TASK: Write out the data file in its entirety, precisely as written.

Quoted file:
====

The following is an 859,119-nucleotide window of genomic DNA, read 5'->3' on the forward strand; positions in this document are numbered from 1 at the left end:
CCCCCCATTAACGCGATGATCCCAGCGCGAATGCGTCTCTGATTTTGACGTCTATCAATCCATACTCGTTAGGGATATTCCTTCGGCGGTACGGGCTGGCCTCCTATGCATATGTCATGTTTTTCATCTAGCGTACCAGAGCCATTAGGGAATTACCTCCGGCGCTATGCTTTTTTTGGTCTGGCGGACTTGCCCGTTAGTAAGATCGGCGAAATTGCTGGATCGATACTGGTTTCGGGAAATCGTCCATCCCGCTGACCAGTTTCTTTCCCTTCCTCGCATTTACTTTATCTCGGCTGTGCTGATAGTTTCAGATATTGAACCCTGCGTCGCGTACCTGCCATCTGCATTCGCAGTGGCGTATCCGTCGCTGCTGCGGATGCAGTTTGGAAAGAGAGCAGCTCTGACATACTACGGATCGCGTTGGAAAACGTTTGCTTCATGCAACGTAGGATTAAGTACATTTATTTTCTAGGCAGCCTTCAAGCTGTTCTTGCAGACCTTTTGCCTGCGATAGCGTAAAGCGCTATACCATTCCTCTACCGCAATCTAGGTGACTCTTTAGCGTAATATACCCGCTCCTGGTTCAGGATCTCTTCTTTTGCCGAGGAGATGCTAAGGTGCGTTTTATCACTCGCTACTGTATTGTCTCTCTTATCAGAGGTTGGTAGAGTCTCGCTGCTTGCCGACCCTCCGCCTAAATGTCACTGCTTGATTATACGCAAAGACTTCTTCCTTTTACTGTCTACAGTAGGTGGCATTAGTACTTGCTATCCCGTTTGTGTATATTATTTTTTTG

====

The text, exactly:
The following is an 859,119-nucleotide window of genomic DNA, read 5'->3' on the forward strand; positions in this document are numbered from 1 at the left end:
CCCCCCATTAACGCGATGATCCCAGCGCGAATGCGTCTCTGATTTTGACGTCTATCAATCCATACTCGTTAGGGATATTCCTTCGGCGGTACGGGCTGGCCTCCTATGCATATGTCATGTTTTTCATCTAGCGTACCAGAGCCATTAGGGAATTACCTCCGGCGCTATGCTTTTTTTGGTCTGGCGGACTTGCCCGTTAGTAAGATCGGCGAAATTGCTGGATCGATACTGGTTTCGGGAAATCGTCCATCCCGCTGACCAGTTTCTTTCCCTTCCTCGCATTTACTTTATCTCGGCTGTGCTGATAGTTTCAGATATTGAACCCTGCGTCGCGTACCTGCCATCTGCATTCGCAGTGGCGTATCCGTCGCTGCTGCGGATGCAGTTTGGAAAGAGAGCAGCTCTGACATACTACGGATCGCGTTGGAAAACGTTTGCTTCATGCAACGTAGGATTAAGTACATTTATTTTCTAGGCAGCCTTCAAGCTGTTCTTGCAGACCTTTTGCCTGCGATAGCGTAAAGCGCTATACCATTCCTCTACCGCAATCTAGGTGACTCTTTAGCGTAATATACCCGCTCCTGGTTCAGGATCTCTTCTTTTGCCGAGGAGATGCTAAGGTGCGTTTTATCACTCGCTACTGTATTGTCTCTCTTATCAGAGGTTGGTAGAGTCTCGCTGCTTGCCGACCCTCCGCCTAAATGTCACTGCTTGATTATACGCAAAGACTTCTTCCTTTTACTGTCTACAGTAGGTGGCATTAGTACTTGCTATCCCGTTTGTGTATATTATTTTTTTG